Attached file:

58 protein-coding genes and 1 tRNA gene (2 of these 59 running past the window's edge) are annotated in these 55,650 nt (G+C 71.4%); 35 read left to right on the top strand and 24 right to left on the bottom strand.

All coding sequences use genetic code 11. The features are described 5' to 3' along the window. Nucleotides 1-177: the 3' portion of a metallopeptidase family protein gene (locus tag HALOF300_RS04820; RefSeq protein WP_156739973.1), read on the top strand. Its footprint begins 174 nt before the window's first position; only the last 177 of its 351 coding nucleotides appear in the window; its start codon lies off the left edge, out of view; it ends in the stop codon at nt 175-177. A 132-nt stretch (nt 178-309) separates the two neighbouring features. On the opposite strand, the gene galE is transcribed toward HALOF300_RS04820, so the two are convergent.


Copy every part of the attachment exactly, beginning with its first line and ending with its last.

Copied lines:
58 protein-coding genes and 1 tRNA gene (2 of these 59 running past the window's edge) are annotated in these 55,650 nt (G+C 71.4%); 35 read left to right on the top strand and 24 right to left on the bottom strand.

All coding sequences use genetic code 11. The features are described 5' to 3' along the window. Nucleotides 1-177: the 3' portion of a metallopeptidase family protein gene (locus tag HALOF300_RS04820; RefSeq protein WP_156739973.1), read on the top strand. Its footprint begins 174 nt before the window's first position; only the last 177 of its 351 coding nucleotides appear in the window; its start codon lies off the left edge, out of view; it ends in the stop codon at nt 175-177. A 132-nt stretch (nt 178-309) separates the two neighbouring features. On the opposite strand, the gene galE is transcribed toward HALOF300_RS04820, so the two are convergent.